-- Edmund Burke
"Education does not mean that we have become certified experts in business or mining or botany or journalism or epistemology;
it means that through the absorption of the moral, intellectual, and esthetic inheritance of the race we have come to
understand and control ourselves as well as the external world; that we have chosen the best as our associates both in spirit
and the flesh; that we have learned to add courtesy to culture, wisdom to knowledge, and forgiveness to understanding."
-- Will Durant
"Glimpses do ye seem to see of that mortally intolerable truth; that all deep, earnest thinking is
but the intrepid effort of the soul to keep the open independence of her sea; while the wildest
winds of heaven and earth conspire to cast her on the treacherous, slavish shore?"
-- Herman Melville
"The most important political office is that of the private citizen."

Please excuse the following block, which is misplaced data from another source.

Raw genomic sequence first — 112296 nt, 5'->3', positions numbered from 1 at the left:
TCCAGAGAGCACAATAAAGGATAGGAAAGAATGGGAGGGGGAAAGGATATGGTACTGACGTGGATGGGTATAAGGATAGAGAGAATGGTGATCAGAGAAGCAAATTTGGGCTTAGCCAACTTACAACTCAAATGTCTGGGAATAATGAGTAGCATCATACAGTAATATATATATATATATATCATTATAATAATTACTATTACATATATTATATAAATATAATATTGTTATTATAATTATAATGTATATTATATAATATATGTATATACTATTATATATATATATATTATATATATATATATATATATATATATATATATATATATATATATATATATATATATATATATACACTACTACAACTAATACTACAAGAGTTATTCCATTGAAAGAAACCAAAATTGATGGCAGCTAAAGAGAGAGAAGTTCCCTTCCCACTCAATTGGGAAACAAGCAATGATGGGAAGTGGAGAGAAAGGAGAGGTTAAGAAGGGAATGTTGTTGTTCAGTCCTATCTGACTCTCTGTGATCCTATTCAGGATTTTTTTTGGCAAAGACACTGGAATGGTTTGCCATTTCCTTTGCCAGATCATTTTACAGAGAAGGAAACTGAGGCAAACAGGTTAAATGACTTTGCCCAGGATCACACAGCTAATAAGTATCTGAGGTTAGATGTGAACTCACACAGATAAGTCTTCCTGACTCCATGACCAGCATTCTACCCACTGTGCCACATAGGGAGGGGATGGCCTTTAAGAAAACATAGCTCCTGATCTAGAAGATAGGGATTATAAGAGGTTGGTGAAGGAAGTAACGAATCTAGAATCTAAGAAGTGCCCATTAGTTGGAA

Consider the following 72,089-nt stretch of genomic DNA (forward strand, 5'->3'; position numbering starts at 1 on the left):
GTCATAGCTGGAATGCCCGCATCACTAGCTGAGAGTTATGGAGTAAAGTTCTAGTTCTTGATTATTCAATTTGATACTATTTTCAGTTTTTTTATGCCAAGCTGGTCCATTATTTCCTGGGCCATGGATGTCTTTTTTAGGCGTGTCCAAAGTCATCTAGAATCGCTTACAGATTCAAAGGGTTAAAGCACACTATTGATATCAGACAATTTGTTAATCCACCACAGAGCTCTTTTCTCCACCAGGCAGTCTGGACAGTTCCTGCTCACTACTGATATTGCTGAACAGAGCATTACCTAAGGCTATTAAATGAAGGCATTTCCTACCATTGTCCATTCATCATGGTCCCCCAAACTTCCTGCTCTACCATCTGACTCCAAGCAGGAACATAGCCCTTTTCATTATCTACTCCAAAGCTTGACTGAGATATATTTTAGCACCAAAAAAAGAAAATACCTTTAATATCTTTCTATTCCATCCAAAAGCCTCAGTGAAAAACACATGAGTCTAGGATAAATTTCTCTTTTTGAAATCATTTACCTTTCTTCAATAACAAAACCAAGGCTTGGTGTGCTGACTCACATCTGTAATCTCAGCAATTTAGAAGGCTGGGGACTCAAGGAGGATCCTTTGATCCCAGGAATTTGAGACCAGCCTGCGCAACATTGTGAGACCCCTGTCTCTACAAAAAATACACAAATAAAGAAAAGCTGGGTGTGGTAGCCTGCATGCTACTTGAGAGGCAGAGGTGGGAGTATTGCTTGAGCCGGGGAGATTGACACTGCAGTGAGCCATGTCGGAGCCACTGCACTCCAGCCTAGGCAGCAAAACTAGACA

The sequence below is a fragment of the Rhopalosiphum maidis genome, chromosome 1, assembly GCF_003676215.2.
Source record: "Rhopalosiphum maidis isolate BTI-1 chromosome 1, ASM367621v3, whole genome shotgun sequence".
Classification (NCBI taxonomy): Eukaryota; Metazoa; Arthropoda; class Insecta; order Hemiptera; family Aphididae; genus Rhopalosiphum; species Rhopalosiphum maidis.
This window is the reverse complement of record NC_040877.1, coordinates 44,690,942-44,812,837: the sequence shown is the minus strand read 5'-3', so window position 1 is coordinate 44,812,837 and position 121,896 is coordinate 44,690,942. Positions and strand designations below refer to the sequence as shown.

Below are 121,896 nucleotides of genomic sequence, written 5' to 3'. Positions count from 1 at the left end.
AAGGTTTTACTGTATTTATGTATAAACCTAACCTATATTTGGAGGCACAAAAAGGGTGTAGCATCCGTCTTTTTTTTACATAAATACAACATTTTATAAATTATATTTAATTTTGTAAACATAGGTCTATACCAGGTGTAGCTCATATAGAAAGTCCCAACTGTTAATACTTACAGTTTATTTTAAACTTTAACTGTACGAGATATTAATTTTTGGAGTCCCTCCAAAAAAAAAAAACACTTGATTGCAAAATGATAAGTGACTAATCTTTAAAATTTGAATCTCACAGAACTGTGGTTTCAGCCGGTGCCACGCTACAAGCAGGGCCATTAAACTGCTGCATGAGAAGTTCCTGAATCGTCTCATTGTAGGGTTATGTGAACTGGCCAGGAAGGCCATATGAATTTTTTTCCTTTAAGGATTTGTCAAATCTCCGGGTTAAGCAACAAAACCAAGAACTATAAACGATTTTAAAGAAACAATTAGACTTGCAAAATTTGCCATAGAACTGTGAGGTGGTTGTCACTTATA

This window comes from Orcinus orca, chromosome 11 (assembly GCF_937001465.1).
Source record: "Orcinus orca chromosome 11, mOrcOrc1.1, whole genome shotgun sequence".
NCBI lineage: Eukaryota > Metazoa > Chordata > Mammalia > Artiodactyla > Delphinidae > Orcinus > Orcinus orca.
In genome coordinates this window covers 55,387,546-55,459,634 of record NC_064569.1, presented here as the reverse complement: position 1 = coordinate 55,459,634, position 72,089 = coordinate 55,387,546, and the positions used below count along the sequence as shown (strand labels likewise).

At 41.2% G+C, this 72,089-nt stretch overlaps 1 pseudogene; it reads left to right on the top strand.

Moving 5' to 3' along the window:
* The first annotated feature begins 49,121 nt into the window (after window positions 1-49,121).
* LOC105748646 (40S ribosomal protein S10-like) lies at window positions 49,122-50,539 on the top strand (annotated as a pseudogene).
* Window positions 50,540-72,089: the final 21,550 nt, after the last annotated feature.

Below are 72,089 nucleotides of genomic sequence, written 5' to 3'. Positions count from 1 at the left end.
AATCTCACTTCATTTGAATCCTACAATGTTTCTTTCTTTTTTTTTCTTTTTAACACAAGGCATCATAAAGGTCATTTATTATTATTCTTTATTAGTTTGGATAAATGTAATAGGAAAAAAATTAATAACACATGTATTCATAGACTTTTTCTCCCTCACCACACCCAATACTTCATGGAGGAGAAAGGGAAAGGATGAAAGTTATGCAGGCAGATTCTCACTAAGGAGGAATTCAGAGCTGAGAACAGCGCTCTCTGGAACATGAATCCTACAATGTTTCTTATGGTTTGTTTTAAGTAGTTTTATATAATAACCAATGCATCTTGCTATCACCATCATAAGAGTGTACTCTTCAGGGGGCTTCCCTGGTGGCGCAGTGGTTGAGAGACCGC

-- Louis D. Brandeis
"If we desire respect for the law, we must first make the law respectable."
-- Louis D. Brandeis
"We can have democracy in this country, or we can have great wealth concentrated in the hands of a few, but we can't have both."
-- Louis D. Brandeis
"It is an error to suppose that books have no influence; it is a slow influence, like flowing water carving out a canyon,
but it tells more and more with every year; and no one can pass an hour a day in the society of sages and heroes without
being lifted up a notch or two by the company he has kept."
-- Will Durant
"When you write, you’re trying to transpose what you’re thinking into something that is less like an annoying drone and more like a piece of music."
-- Louis Menand
"Sex is a continuum."
-- Gore Vidal
"I contemplate with sovereign reverence that act of the whole American people which declared that their legislature should
make no law respecting an establishment of religion, or prohibit the free exercise thereof, thus building a wall of separation between church and state."
-- Thomas Jefferson, letter to the Baptists of Danbury, Connecticut, 1802.